11 Nigerians indicted by the FBI over alleged romance scams

11 nigerians indicted by the fbi over alleged romance scams
11 nigerians indicted by the fbi over alleged romance scams

Eleven Nigerians have been indicted by the United States authorities for allegedly defrauding elderly Americans in romance scams.

Several of the defendants preyed on elderly victims who were widows or divorcees, according to the court document. Match.com, ChristianMingle, JSwipe, and PlentyofFish were used to find targets using fake names.

In an operation that took place on Wednesday morning, September 22, 11 people were arrested for a number of financial crimes, including conspiracy to commit wire fraud and conspiracy to launder money.

They were among 35 people arrested for fraud by the Federal Bureau of Investigation (FBI) who allegedly committed scams worth $17 million.

Law enforcement revealed Friday that most of the defendants charged in this investigation were affiliated with a transnational organised crime syndicate based in Nigeria, the Department of Justice said in a statement.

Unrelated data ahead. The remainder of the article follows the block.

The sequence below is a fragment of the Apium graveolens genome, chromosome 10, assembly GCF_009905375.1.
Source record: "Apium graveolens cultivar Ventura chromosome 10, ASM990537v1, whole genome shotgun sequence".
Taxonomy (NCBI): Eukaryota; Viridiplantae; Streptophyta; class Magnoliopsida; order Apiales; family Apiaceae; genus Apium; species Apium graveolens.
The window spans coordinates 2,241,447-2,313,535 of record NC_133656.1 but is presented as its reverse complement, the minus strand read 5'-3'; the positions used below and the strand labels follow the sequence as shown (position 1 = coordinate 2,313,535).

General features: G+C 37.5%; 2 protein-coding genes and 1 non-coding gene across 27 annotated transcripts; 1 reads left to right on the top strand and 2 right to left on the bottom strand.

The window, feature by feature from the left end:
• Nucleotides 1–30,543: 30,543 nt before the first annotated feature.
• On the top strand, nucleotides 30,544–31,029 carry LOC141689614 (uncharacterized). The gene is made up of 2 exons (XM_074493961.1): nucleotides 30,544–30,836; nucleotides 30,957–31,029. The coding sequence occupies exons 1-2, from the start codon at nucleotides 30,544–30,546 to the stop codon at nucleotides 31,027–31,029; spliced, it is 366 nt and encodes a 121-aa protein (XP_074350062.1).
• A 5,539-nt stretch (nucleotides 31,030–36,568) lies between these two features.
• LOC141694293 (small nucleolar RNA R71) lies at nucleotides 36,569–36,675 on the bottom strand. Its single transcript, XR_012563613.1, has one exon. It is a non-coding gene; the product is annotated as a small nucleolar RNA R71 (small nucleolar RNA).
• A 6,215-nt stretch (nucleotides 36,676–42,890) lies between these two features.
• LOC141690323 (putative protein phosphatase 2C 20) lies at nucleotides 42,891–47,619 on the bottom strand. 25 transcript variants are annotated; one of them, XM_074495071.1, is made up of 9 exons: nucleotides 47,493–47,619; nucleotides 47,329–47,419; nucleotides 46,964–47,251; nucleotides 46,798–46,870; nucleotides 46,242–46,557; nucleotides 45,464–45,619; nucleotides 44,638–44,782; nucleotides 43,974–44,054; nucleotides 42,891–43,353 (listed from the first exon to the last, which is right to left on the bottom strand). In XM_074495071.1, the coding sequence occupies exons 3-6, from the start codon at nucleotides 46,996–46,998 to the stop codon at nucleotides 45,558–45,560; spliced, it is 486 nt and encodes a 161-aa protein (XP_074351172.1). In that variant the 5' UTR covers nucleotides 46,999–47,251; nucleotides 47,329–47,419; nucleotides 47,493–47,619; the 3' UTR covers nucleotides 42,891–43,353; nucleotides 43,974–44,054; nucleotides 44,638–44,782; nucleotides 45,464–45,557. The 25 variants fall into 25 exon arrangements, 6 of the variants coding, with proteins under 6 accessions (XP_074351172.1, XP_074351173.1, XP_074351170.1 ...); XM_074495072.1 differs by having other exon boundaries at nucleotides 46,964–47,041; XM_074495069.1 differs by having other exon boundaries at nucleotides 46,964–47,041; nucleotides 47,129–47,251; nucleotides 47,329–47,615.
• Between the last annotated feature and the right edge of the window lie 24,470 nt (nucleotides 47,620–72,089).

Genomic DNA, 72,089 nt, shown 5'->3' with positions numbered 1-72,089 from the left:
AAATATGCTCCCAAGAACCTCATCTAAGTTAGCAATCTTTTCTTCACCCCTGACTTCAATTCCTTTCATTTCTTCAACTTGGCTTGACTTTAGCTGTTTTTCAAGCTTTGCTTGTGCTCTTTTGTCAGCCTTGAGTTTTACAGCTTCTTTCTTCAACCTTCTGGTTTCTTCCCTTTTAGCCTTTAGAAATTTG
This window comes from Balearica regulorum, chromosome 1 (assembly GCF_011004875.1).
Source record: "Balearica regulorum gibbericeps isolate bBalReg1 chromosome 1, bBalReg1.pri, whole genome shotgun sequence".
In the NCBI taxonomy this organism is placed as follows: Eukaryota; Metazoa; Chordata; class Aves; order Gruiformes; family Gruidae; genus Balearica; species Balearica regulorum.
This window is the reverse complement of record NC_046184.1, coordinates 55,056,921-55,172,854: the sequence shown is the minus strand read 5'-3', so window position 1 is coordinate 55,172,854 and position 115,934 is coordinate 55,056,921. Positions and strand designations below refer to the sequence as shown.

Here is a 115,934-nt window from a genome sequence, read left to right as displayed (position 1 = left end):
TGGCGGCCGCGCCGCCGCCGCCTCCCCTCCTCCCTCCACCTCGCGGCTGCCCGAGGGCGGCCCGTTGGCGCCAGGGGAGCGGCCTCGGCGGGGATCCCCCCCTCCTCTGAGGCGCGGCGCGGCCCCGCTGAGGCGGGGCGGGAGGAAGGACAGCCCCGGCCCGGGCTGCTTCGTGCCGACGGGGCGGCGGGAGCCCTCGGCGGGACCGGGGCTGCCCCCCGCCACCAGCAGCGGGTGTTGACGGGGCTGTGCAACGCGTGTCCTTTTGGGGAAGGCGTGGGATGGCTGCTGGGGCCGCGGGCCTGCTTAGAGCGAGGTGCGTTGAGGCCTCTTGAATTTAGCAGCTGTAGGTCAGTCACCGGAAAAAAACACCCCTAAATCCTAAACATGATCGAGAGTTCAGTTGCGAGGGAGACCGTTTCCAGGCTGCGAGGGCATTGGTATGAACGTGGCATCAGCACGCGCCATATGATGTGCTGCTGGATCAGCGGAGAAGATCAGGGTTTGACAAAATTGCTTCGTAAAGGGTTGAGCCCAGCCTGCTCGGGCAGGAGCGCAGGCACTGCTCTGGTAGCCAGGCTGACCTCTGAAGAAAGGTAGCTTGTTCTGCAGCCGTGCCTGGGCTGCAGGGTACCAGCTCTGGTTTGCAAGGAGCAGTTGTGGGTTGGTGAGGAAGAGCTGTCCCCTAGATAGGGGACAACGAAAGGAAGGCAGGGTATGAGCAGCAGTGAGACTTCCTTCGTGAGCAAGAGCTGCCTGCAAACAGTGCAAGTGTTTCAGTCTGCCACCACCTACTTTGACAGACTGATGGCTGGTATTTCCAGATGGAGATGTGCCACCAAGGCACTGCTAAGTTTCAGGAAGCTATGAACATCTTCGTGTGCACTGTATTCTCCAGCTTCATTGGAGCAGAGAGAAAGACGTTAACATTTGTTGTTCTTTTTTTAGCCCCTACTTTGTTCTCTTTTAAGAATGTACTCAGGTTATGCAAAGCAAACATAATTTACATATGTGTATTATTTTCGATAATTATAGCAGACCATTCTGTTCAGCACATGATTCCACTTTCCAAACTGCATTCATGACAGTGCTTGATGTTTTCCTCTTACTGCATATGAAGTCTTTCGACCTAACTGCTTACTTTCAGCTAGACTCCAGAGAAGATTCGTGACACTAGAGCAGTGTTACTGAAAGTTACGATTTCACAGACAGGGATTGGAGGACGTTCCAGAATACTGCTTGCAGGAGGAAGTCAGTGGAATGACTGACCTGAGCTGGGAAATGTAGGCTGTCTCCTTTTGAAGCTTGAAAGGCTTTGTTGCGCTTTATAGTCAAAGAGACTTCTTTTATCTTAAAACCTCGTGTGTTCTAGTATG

11 Nigerians indicted by the FBI over alleged romance scams

The defendants are; David Animashaun, 38; Oluwalobamise Michael Moses, 40; Irabor Fatarr Musa, 51; Ijeoma Okoro, 31; Chukwemeka Orji, 36; Emanuel Stanley Orji, 35; Frederick Orji, 37; Uwadiale Esezobor, 36; Victor Idowu, 36; Afeez Abiola Alao, 37; and Ambrose Sunday Ohide, 47.
 

11 Nigerians indicted by the FBI over alleged romance scams

Federal agents arrested them in DFW, Eastern District of Texas, Dallas, Lubbock, Los Angeles, and charged them in the Northern District of Texas with fraud conspiracy, money laundering, and mail & wire fraud conspiracy.

If convicted, the defendants face up to 20 years in federal prison on the wire fraud conspiracy counts and up to 10 years in federal prison on the money laundering conspiracy counts.

During a press conference announcing the charges, Acting U.S. Attorney Prerak Shah said the crimes were especially despicable since they relied not only on victims’ lack of internet savvy, but also on their isolation, loneliness, and sometimes their grief.

Over 20,000 Americans have lost more than $600 million in romance scams alone in 2020, according to the FBI.

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